Nineteenth century Austrian economist and minister of Finance
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  • Eugen Böhm von Bawerk

    Eugen Böhm Ritter von Bawerk (born Eugen Böhm, 12 February 1851 – 27 August 1914) was an Austrian economist who made important contributions to the development of the Austrian School of economics.

    Reference

    Böhm-Bawerk, Eugen von (1851-1914), by Lawrence H. White, The Encyclopedia of Libertarianism, 15 Aug 2008
    Biographical essay
    "Eugen von Böhm-Bawerk was a professor of economics at the Universities of Innsbruck and Vienna, a finance minister of Austria for many years, a major contributor to the 'Austrian School' of economic thought, and an important critic of Marxism. Building on the work of Carl Menger, he developed a theory of capital and interest centered on 'the relation between present and future in economic life.' His analysis, in turn, provided the starting point for the theory of business cycles developed by his student Ludwig von Mises and by Friedrich A. Hayek."
    Related Topic: Capitalism
    Eugen von Böhm-Bawerk (1851-1914), The Concise Encyclopedia of Economics
    Includes picture and list of selected works
    "Eugen von Böhm-Bawerk was one of the leading members of the Austrian school of economics. ... Böhm-Bawerk's work became so well known that before World War I, his Marxist contemporaries regarded the Austrians as their typical bourgeois, intellectual enemies. His theories of interest and capital were catalysts in the development of economics ... Böhm-Bawerk gave three reasons why interest rates are positive. First, people's marginal utility of income will fall over time because they expect higher income in the future. Second, for psychological reasons the marginal utility of a good declines with time."

    Born

    12 Feb 1851, Eugen Böhm, in Brünn, Moravia (Brno), Czech Republic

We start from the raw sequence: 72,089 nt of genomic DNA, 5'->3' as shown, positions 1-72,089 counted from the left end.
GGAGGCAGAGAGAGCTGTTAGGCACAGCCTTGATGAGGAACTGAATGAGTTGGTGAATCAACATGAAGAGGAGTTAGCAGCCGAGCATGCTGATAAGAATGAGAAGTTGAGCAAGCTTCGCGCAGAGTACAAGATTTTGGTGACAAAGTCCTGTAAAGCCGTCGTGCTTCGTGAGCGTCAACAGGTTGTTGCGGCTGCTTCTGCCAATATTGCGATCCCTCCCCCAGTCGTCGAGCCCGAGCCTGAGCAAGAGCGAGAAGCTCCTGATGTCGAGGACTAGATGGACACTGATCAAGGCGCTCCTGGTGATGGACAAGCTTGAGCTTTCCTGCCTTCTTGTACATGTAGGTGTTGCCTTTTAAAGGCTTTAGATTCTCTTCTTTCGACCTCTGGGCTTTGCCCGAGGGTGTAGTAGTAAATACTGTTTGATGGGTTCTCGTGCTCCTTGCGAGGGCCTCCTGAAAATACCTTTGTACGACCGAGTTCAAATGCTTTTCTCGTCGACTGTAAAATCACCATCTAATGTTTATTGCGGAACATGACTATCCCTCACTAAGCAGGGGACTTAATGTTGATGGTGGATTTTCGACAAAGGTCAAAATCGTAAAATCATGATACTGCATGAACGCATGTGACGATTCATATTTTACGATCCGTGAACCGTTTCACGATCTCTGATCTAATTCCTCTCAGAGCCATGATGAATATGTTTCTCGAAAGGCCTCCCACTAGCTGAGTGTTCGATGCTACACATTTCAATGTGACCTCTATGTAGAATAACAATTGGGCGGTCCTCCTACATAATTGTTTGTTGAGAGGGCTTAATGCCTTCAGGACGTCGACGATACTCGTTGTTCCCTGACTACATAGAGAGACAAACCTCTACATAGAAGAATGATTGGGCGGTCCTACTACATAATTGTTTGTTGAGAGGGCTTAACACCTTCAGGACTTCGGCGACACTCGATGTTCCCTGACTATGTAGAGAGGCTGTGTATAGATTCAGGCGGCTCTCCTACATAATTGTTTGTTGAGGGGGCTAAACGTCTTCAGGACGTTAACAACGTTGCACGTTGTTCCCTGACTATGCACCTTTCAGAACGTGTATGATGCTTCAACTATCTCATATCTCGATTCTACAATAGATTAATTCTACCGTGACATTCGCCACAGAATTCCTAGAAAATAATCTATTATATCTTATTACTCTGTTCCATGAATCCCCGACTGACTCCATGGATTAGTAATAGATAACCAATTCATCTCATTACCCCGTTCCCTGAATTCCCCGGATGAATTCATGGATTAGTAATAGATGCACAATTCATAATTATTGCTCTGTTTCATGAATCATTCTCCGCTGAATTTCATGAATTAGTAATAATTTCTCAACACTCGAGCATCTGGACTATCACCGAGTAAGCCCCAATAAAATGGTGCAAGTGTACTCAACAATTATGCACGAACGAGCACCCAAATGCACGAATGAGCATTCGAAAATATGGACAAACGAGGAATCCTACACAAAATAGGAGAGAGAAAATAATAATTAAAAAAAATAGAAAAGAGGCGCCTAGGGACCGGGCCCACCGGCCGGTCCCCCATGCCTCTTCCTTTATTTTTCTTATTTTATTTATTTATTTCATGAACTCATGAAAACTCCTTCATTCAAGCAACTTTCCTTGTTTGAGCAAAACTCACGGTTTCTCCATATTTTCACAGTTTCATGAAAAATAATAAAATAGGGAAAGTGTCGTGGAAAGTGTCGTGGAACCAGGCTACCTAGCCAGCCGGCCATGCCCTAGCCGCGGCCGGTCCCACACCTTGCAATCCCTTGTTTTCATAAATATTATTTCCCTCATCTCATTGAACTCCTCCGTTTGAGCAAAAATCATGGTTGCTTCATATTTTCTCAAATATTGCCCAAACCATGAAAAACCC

Died

    27 Aug 1914, in Kramsach, Tirol, Austria

    Biography

    Laissez Faire Books
    "The great Austrian economist Böhm-Bawerk (1851-1914) extended the free market theories of his teacher Carl Menger. Böhm-Bawerk showed that contrary to Karl Marx, who claimed that capital markets exploited workers, capital is essential for economic growth, and interest performs vital functions. Böhm-Bawerk's best-known work was Capital and Interest (1884). Other famous works include: The Exploitation Theory of Socialism-Communism and Value and Price. ... Böhm-Bawerk's most important student at the University of Vienna was Ludwig von Mises."

    Articles

    Editorial: Turgot and the Battle Against Physiocracy, by Leonard Liggio, Literature of Liberty, 1979
    Editorial essay for volume II, number 1; discusses those who influenced Turgot and those influenced by him
    "Turgot's Réflexions also adumbrated the concept of marginal utility later worked out by Carl Menger with J. B. Say as an important intermediary. Carl Menger's successor and pupil in the Austrian School tradition, Eugen von Böhm-Bawerk, was indebted to Turgot for his development of modern capital theory. Böhm-Bawerk's Heidelberg 1876 seminar paper (now in the possession of F. A. Hayek) and his The Positive Theory of Capital (1889) show his reliance upon Turgot."
    Eugen von Böhm-Bawerk: A Sesquicentennial Appreciation, by Richard Ebeling, The Freeman, Feb 2001
    Broad biographical essay, including Böhm-Bawerk relationships with Menger, Mises and Schumpeter, and his two major works
    "Eugen von Böhm-Bawerk was born on February 12, 1851 in Brno, capital of the Austrian province of Moravia (now the eastern portion of the Czech Republic). He died on August 27, 1914, at the age of 63, just as the First World War was beginning. ... The scientific contributions to which both Mises and Schumpeter referred were Böhm-Bawerk’s writings on what has become known as the Austrian theory of capital and interest, and his equally insightful formulation of the Austrian theory of value and price."
    Eugen von Böhm-Bawerk: Capital, Interest, and Time, by Roger W. Garrison, 15 Great Austrian Economists, Jan 1999
    Biographical and bibliographical essay; chapter 8 of 15 Great Austrian Economists
    "Eugen von Böhm-Bawerk was in the right place at the right time to contribute importantly to the development of Austrian economics. Studying at the University of Vienna, he was twenty years old when Carl Menger's Principles of Economics appeared in print in 1871. His formal university training was in law (and thus he was not actually a student of Menger's), but after completing his doctorate in law in 1875, he began preparing himself both at home and abroad to teach economics in his native Austria. In the judgment of Schumpeter ..., Böhm-Bawerk 'was so completely the enthusiastic disciple of Menger that it is hardly necessary to look for other influences.'"